“Building Safety isn’t following the law,” said Barbara Scott, a signatory of the letter. “Nowhere does it say these things are up for a discretionary decision. And they didn’t spell out their criteria as to how they came to that decision. It’s especially egregious because of the lack of straightforwardness the ICCHV developers have shown.”

ICCHV neighbors Owen and Hillary Harvey chose to bring up the issue with the Common Council, in the form of the letter, reasoning that as the city’s legislative body it is the Common Council that decides if a law is enforceable or not. “If there are safety laws in Kingston that are not enforceable, then the public is not safe, and the [Common] Council as the legislative body has the oversight to address that,” Owen Harvey wrote in an email.

‘Everything’s set’

Kingston assistant corporation counsel Dan Gartenstein’s contention that work was done on the site “is not factual,” Owen Harvey told this reporter. The March 10 letter to the ICCHV signed by Knox points to the ICCHV’s notable lack of progress, he said.

Knox’s letter to ICCHV’s Kearney acknowledges continuing hazards. “Regular inspection of the site, particularly following rainstorms, is still required with any severe erosion issues corrected immediately,” he wrote. “Site safety also remains a concern so security fencing must also be inspected frequently for stability.”

The building permit extension follows a string of decisions made by the city to approve the cultural center, located in a historic district. Though Abeel Street is zoned residential, the zoning board of appeals gave the ICCHV a zoning variance, claiming it abutted West Strand, which is zoned commercial (the site is adjacent to Company Hill path, which climbs the city-owned slope of land above West Strand). The city planning board gave the project a parking waiver, allowing it to have a fraction of the parking spaces a structure of that size would normally require. The zoning board of appeals overruled the city’s Historic Preservation Landmark Commission’s rejection of the ICCHV’s plan, which had been based on the building’s large size and failure to conform to the historic character of the area.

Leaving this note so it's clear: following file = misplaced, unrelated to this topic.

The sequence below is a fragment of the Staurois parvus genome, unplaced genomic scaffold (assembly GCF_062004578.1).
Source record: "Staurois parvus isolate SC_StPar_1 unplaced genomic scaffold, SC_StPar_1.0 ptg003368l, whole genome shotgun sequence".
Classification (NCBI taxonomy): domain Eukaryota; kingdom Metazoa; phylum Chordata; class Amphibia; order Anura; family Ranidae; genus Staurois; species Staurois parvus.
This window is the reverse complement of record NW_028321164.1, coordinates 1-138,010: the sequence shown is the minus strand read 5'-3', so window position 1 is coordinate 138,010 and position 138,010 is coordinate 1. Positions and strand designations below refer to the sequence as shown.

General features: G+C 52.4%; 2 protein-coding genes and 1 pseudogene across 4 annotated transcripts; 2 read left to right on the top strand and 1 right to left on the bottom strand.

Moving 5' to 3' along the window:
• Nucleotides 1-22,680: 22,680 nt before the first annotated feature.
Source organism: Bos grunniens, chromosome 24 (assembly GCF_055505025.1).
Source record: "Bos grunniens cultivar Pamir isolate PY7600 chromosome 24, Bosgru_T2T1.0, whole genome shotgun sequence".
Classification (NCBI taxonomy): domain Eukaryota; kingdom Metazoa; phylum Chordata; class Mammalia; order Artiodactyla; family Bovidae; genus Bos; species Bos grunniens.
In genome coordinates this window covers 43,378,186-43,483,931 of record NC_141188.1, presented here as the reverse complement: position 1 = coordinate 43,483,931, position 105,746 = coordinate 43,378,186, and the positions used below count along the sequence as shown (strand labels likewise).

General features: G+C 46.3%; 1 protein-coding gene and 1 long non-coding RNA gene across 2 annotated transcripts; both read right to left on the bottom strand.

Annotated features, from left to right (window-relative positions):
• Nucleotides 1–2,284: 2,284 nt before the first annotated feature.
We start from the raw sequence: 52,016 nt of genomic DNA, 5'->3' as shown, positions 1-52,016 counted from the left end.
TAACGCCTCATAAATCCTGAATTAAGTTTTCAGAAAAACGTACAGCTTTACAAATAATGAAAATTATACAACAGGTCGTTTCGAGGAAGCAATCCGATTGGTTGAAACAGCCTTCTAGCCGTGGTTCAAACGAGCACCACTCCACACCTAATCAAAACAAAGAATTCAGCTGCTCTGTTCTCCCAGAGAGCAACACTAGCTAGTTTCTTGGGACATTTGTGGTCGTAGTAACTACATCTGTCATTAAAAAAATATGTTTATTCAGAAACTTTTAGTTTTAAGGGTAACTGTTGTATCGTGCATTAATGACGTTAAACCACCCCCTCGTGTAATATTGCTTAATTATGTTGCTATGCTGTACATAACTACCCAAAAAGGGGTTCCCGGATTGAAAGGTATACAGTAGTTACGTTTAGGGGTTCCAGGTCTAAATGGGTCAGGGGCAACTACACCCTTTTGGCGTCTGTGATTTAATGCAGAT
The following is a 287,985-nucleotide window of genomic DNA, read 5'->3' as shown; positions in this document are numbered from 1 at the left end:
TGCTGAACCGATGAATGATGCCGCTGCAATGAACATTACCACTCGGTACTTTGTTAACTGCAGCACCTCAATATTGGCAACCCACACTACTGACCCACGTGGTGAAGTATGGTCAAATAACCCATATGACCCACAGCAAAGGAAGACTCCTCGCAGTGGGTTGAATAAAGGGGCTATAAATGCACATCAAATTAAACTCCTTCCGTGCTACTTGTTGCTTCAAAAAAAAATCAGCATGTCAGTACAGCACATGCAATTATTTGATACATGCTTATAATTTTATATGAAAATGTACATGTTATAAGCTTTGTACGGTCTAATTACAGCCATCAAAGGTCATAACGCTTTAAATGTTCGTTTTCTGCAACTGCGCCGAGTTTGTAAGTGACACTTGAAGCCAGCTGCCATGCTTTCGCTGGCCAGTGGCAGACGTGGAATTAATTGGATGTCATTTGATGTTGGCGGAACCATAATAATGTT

ICCHV president Kearney maintained the project was on track. “Everything’s set,” he said. “As soon as the state lets us” — presumably this week; the state’s prohibition on construction and other activities due to the Covid 19 virus will be lifted on May 26—“we’ll be ready to go on Phase One,” for the foundation and the building (an extension of the permit, which is for the foundation, would be required for the building). Kearney declined to provide details, beyond mentioning the ICCHV would apply for LEED certification. He said the project was “fully funded.”

Tom Hoffay, grants director for assemblymember Kevin Cahill, confirmed that the state assemblyman was still committed to helping fund the project. “Our office has been working closely with the Irish Cultural Center of the Hudson Valley to advance their project and secure the state grant for which they successfully applied some time ago,” Hoffay wrote in an email. “We are pleased to learn that the planning process and construction preparation is advancing, that they are seeking the highest level of environmental recognition for their project — LEED status =- and that they are proceeding apace, particularly in view of obstacles that they have been obligated to overcome by individual opponents of the project.”

Hoffay said he fully expected that the state grants secured for the organization will be fully awarded at the appropriate time. “Assemblymember Cahill continues to have full faith and confidence in ICCHV president William Kearney, as well as the almost exclusively volunteer team of professional contractors who are demonstrating great patience and fortitude in sticking with this project,” he said.

Rondout resident Scott had a different view of the project. “The general problem is the ICCHV has not operated in good faith. They haven’t been willing to negotiate in terms of what the neighborhood would like to see. They’ve never had enough money to make this a reality. This has been a fantasy project.”